Zoological Illustrations/VolI-Pl27

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Zoological Illustrations
by William Swainson
Vol I. Pl. 27. Halcyon collaris. Collared Crabeater.
Zoological Illustrations Volume I Plate 27.jpg

HALCYON collaris.

Collared Crabeater.

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Generic Character.

Rostrum longissimum, rectum, validum, ad basin latius quam altius, lateribus tetragonis; mandibula superiore rectissima, ad basin rotundata; inferiore carinata, recurvata, margine superioris inferiorem obtegente. Nares basales, membrana tectæ, apertura nuda, lineari obliqua. Cauda plerumque mediocris. Pedes gressorii, digito antico interiore minimo aut nullo.

Typus Genericus Alcedo Senegalensis. Linn.

Bill very long, straight, thick, the base broader than high; the sides tetragonal; upper mandible very straight, the base rounded; under mandible beneath carinated and recurved, the margins covered by those of the upper. Nostrils basal, covered by a membrane, the aperture naked, linear and oblique. Tail mostly moderate. Feet gressorial: interior fore-toe small or wanting.

Generic Type Crabeating Kingsfisher. Latham.


Specific Character.

H. viridi-cærulea; corpore subtus, lunulaque cerviculi albis.
Greenish-blue. Body beneath and nuchal collar white.
Alcedo collaris. Latham Index Ornith. i. 250.
Sacred Kingsfisher, Var. D. Latham Syn. ii. p. 623.
Collared Kingsfisher. Gen. Zool. viii. i. p. 80.
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Referring to the observations we have already made on Kingsfishers generally, it will be only necessary to observe, that the species now formed into the genus Halcyon appear entirely excluded from the American continent: their bills are much stronger, thicker, and more rounded than the genuine Kingsfishers, and the under mandible beneath invariably carinated and curving upwards. One of them (the Alcedo Senegalensis of Latham) is known to feed on crabs, the breaking and disjointing of which this structure seems admirably calculated to accomplish; and although some authors mention insects also as their food, I apprehend it is only in the absence of other larger prey more suited to the construction of their bills.

Total length eight inches and a half. Bill two inches three lines from the gape, and one inch three quarters from the nostrils; upper mandible and margin and lip of the lower, black, the rest yellowish-white. The general plumage above is pale and changeable greenish-blue, the green predominating on the scapulars, head and tail; the upper part of the neck is crossed by a white collar, separated from the green of the head by a narrow margin of black, which passes on the ear-feathers round the nape; a narrow whitish line runs from the nostrils to the eyebrows, and another very short one is beneath the eye; the whole of the under plumage white. Quills black edged with blue, the second, third and fourth equal and longest. Wings four inches and a quarter. Tail even, near three inches long, above blue-green, beneath black. Feet dusky; middle and outer claws much longer than the leg.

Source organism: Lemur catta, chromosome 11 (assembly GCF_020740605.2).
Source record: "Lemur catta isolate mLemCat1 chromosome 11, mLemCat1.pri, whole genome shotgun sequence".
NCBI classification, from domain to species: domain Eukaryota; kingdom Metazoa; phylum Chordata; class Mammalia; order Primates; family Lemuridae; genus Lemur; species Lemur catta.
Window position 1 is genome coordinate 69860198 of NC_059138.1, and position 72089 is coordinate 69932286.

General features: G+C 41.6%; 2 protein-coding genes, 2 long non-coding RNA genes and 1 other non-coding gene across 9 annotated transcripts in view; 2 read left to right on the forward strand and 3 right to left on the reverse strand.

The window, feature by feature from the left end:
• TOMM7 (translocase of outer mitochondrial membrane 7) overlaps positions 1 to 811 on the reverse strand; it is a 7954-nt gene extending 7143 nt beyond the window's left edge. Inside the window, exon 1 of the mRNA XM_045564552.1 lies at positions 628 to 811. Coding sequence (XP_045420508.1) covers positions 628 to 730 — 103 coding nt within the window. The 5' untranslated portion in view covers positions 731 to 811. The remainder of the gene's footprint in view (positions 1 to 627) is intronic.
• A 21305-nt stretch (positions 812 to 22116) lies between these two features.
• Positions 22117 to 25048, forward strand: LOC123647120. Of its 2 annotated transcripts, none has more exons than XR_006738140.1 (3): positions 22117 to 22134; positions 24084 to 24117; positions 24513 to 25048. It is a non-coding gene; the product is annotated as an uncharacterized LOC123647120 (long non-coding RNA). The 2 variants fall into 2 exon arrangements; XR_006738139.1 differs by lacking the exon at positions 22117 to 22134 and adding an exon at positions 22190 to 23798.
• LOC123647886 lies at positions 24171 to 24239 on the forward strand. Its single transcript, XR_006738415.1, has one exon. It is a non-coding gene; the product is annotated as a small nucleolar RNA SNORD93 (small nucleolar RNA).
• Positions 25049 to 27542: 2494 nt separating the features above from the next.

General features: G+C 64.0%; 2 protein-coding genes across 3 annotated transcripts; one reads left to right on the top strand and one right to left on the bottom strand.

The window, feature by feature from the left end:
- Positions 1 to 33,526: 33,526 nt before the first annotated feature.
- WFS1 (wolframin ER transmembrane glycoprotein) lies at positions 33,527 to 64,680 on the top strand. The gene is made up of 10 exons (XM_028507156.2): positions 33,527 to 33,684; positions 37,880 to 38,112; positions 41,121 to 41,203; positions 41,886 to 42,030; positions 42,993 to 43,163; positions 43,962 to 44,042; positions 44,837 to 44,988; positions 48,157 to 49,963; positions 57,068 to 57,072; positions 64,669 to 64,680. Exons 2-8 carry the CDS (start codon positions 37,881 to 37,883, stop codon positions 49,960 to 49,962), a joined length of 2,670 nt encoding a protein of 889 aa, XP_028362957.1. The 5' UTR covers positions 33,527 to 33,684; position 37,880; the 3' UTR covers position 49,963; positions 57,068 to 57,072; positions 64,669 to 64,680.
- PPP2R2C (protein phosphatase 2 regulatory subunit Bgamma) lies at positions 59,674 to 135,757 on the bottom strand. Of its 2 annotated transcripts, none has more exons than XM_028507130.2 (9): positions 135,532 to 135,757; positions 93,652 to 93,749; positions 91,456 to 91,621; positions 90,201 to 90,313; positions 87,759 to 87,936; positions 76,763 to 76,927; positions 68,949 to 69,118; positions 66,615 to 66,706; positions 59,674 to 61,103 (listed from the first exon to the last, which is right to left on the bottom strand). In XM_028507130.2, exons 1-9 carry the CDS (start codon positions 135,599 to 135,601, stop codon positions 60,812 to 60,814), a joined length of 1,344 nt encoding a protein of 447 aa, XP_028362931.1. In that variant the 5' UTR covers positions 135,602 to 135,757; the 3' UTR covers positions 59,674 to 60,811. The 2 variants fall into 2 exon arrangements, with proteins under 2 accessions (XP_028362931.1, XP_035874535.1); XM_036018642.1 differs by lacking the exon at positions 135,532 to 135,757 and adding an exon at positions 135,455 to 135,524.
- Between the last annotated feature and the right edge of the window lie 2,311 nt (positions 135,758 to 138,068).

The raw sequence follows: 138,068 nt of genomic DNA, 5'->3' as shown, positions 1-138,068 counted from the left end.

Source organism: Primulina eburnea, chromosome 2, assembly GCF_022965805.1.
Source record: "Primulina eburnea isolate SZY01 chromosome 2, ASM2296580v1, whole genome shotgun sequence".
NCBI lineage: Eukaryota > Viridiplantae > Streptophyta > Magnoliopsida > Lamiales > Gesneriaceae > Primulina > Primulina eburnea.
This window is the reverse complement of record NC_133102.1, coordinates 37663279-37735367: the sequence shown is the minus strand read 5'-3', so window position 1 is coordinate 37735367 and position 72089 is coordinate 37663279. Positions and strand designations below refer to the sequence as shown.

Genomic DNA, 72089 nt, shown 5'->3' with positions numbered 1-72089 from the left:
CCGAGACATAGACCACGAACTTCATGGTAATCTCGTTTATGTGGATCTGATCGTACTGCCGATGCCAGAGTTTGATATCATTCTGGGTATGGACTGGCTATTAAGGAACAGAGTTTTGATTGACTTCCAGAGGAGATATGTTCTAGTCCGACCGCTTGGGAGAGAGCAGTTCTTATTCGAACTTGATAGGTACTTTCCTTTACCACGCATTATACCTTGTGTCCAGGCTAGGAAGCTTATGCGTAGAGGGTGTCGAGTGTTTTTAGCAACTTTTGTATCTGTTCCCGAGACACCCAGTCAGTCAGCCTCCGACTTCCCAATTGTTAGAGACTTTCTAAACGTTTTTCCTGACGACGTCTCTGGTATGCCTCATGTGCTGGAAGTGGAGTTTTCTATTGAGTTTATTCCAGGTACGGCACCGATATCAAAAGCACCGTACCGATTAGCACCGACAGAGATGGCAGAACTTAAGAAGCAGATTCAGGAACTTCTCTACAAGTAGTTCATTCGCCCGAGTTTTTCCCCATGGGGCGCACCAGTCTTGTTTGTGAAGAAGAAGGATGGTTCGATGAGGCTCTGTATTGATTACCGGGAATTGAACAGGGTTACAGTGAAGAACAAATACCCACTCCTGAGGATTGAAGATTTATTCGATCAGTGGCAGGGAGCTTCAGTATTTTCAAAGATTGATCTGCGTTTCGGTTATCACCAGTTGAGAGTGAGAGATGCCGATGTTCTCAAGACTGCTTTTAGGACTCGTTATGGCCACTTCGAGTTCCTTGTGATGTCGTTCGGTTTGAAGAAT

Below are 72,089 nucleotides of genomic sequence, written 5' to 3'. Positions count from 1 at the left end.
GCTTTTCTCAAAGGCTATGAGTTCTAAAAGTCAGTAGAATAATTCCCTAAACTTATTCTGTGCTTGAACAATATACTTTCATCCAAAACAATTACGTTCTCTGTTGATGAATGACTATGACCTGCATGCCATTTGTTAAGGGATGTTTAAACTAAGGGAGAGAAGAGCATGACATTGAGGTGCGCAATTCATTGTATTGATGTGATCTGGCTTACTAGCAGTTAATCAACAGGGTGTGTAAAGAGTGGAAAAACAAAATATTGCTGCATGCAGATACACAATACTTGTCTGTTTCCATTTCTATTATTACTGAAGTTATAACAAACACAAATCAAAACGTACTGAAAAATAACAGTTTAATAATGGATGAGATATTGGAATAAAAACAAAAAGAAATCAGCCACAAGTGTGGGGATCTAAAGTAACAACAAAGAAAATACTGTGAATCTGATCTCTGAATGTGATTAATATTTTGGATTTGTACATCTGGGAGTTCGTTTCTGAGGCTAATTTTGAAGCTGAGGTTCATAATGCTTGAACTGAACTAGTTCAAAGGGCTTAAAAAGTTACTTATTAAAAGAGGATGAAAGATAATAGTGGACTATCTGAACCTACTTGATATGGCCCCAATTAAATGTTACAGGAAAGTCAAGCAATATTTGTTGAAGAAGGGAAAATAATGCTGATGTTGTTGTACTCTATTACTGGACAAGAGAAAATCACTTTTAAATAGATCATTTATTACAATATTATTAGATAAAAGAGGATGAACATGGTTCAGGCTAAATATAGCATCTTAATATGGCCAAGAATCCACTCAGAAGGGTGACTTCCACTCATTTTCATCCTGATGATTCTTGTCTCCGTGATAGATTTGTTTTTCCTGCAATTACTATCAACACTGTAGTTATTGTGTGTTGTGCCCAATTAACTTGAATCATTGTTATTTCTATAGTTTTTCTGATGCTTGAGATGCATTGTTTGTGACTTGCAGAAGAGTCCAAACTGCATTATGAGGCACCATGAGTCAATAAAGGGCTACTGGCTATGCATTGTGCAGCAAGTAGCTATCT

Inhabits Java and other parts of India, and is I believe unfigured. The line at the bottom of the plate is on the scale of an inch.

Since writing the above, Temminck's new edition of the Manuel d'Ornithologie has just reached me, in which I perceive he has continued the birds of this genus under that of Alcedo, observing that their plumage is always shining, and that he can find no characters for their geographic distribution: yet, notwithstanding the opinion of this eminent ornithologist, a close attention will I believe prove, first, that no species of Linnæan Alcedo bearing the characters of Halcyon have yet been discovered as natives of America; and secondly, that species of genuine Alcedo will be found with plumage quite devoid of any bright or shining colours. One or two exist in my own cabinet, but to which I cannot now refer.

The situation of Halcyon will be between Alcedo and Dacelo; from the last of which it is distinguished by its perfectly straight, acute, and entire upper mandible, which, on the contrary, in Dacelo is notched, the tip bent and obtuse.